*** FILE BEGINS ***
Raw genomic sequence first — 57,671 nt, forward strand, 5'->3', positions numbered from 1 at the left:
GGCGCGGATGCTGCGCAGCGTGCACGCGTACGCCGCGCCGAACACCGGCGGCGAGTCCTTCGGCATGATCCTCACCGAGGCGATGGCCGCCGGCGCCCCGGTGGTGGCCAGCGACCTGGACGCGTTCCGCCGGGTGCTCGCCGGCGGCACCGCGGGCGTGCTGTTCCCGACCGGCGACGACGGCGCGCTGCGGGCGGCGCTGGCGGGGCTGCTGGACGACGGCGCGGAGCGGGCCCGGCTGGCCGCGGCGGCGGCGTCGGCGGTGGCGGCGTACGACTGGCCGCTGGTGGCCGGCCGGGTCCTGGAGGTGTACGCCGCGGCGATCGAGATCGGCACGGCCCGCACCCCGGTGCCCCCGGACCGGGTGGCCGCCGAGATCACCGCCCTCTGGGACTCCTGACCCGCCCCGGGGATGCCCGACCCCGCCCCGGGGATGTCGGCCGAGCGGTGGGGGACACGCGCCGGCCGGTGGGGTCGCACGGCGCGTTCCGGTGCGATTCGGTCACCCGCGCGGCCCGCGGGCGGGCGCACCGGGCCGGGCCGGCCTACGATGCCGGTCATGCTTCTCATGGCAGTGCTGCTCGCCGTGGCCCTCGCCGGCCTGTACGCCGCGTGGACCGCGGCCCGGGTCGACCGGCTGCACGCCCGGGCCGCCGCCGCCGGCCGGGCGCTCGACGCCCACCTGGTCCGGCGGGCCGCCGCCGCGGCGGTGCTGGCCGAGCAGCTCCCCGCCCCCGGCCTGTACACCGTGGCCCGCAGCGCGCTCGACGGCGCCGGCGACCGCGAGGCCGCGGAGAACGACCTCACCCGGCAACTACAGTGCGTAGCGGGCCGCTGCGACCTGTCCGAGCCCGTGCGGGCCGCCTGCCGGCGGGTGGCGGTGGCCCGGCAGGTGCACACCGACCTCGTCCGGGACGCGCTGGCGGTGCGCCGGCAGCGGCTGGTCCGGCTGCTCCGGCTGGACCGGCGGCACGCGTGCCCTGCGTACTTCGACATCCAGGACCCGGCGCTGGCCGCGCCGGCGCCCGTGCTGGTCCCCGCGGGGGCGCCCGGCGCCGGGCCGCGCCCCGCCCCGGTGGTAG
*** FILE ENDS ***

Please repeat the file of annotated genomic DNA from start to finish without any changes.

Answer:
Raw genomic sequence first — 57,671 nt, forward strand, 5'->3', positions numbered from 1 at the left:
GGCGCGGATGCTGCGCAGCGTGCACGCGTACGCCGCGCCGAACACCGGCGGCGAGTCCTTCGGCATGATCCTCACCGAGGCGATGGCCGCCGGCGCCCCGGTGGTGGCCAGCGACCTGGACGCGTTCCGCCGGGTGCTCGCCGGCGGCACCGCGGGCGTGCTGTTCCCGACCGGCGACGACGGCGCGCTGCGGGCGGCGCTGGCGGGGCTGCTGGACGACGGCGCGGAGCGGGCCCGGCTGGCCGCGGCGGCGGCGTCGGCGGTGGCGGCGTACGACTGGCCGCTGGTGGCCGGCCGGGTCCTGGAGGTGTACGCCGCGGCGATCGAGATCGGCACGGCCCGCACCCCGGTGCCCCCGGACCGGGTGGCCGCCGAGATCACCGCCCTCTGGGACTCCTGACCCGCCCCGGGGATGCCCGACCCCGCCCCGGGGATGTCGGCCGAGCGGTGGGGGACACGCGCCGGCCGGTGGGGTCGCACGGCGCGTTCCGGTGCGATTCGGTCACCCGCGCGGCCCGCGGGCGGGCGCACCGGGCCGGGCCGGCCTACGATGCCGGTCATGCTTCTCATGGCAGTGCTGCTCGCCGTGGCCCTCGCCGGCCTGTACGCCGCGTGGACCGCGGCCCGGGTCGACCGGCTGCACGCCCGGGCCGCCGCCGCCGGCCGGGCGCTCGACGCCCACCTGGTCCGGCGGGCCGCCGCCGCGGCGGTGCTGGCCGAGCAGCTCCCCGCCCCCGGCCTGTACACCGTGGCCCGCAGCGCGCTCGACGGCGCCGGCGACCGCGAGGCCGCGGAGAACGACCTCACCCGGCAACTACAGTGCGTAGCGGGCCGCTGCGACCTGTCCGAGCCCGTGCGGGCCGCCTGCCGGCGGGTGGCGGTGGCCCGGCAGGTGCACACCGACCTCGTCCGGGACGCGCTGGCGGTGCGCCGGCAGCGGCTGGTCCGGCTGCTCCGGCTGGACCGGCGGCACGCGTGCCCTGCGTACTTCGACATCCAGGACCCGGCGCTGGCCGCGCCGGCGCCCGTGCTGGTCCCCGCGGGGGCGCCCGGCGCCGGGCCGCGCCCCGCCCCGGTGGTAG